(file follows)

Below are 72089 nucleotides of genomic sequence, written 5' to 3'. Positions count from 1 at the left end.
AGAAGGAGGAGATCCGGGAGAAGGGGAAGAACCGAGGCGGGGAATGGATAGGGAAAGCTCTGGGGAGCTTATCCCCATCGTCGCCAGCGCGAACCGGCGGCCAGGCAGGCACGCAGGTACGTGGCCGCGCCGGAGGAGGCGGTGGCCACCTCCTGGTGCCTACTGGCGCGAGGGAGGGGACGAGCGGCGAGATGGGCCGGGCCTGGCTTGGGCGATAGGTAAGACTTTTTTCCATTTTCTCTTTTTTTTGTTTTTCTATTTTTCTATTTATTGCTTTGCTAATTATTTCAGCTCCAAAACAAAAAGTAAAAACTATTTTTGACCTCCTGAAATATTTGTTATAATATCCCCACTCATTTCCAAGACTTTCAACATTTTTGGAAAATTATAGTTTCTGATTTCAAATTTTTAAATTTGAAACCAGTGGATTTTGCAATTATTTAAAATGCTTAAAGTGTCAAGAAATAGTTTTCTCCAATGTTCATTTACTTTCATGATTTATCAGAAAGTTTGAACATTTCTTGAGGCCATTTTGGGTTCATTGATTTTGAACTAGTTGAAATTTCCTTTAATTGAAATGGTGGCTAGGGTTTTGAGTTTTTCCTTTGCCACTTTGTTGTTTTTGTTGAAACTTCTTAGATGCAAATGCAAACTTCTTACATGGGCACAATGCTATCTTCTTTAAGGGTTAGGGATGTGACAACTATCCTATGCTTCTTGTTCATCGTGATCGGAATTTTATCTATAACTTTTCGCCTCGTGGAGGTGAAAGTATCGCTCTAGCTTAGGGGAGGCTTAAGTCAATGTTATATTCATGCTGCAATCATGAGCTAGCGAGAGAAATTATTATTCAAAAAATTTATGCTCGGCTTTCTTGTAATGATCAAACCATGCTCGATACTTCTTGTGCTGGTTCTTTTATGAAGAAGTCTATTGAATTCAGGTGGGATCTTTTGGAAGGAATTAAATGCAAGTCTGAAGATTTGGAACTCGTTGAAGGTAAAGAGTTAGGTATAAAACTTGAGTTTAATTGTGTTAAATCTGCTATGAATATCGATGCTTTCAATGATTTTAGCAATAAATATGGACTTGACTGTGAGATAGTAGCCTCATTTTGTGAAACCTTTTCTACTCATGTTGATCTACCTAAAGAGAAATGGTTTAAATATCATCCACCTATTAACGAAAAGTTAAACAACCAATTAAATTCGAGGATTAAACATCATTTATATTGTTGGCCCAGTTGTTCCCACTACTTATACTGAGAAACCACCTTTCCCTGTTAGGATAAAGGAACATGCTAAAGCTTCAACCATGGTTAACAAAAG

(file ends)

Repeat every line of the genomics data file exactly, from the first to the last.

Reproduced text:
Below are 72089 nucleotides of genomic sequence, written 5' to 3'. Positions count from 1 at the left end.
AGAAGGAGGAGATCCGGGAGAAGGGGAAGAACCGAGGCGGGGAATGGATAGGGAAAGCTCTGGGGAGCTTATCCCCATCGTCGCCAGCGCGAACCGGCGGCCAGGCAGGCACGCAGGTACGTGGCCGCGCCGGAGGAGGCGGTGGCCACCTCCTGGTGCCTACTGGCGCGAGGGAGGGGACGAGCGGCGAGATGGGCCGGGCCTGGCTTGGGCGATAGGTAAGACTTTTTTCCATTTTCTCTTTTTTTTGTTTTTCTATTTTTCTATTTATTGCTTTGCTAATTATTTCAGCTCCAAAACAAAAAGTAAAAACTATTTTTGACCTCCTGAAATATTTGTTATAATATCCCCACTCATTTCCAAGACTTTCAACATTTTTGGAAAATTATAGTTTCTGATTTCAAATTTTTAAATTTGAAACCAGTGGATTTTGCAATTATTTAAAATGCTTAAAGTGTCAAGAAATAGTTTTCTCCAATGTTCATTTACTTTCATGATTTATCAGAAAGTTTGAACATTTCTTGAGGCCATTTTGGGTTCATTGATTTTGAACTAGTTGAAATTTCCTTTAATTGAAATGGTGGCTAGGGTTTTGAGTTTTTCCTTTGCCACTTTGTTGTTTTTGTTGAAACTTCTTAGATGCAAATGCAAACTTCTTACATGGGCACAATGCTATCTTCTTTAAGGGTTAGGGATGTGACAACTATCCTATGCTTCTTGTTCATCGTGATCGGAATTTTATCTATAACTTTTCGCCTCGTGGAGGTGAAAGTATCGCTCTAGCTTAGGGGAGGCTTAAGTCAATGTTATATTCATGCTGCAATCATGAGCTAGCGAGAGAAATTATTATTCAAAAAATTTATGCTCGGCTTTCTTGTAATGATCAAACCATGCTCGATACTTCTTGTGCTGGTTCTTTTATGAAGAAGTCTATTGAATTCAGGTGGGATCTTTTGGAAGGAATTAAATGCAAGTCTGAAGATTTGGAACTCGTTGAAGGTAAAGAGTTAGGTATAAAACTTGAGTTTAATTGTGTTAAATCTGCTATGAATATCGATGCTTTCAATGATTTTAGCAATAAATATGGACTTGACTGTGAGATAGTAGCCTCATTTTGTGAAACCTTTTCTACTCATGTTGATCTACCTAAAGAGAAATGGTTTAAATATCATCCACCTATTAACGAAAAGTTAAACAACCAATTAAATTCGAGGATTAAACATCATTTATATTGTTGGCCCAGTTGTTCCCACTACTTATACTGAGAAACCACCTTTCCCTGTTAGGATAAAGGAACATGCTAAAGCTTCAACCATGGTTAACAAAAG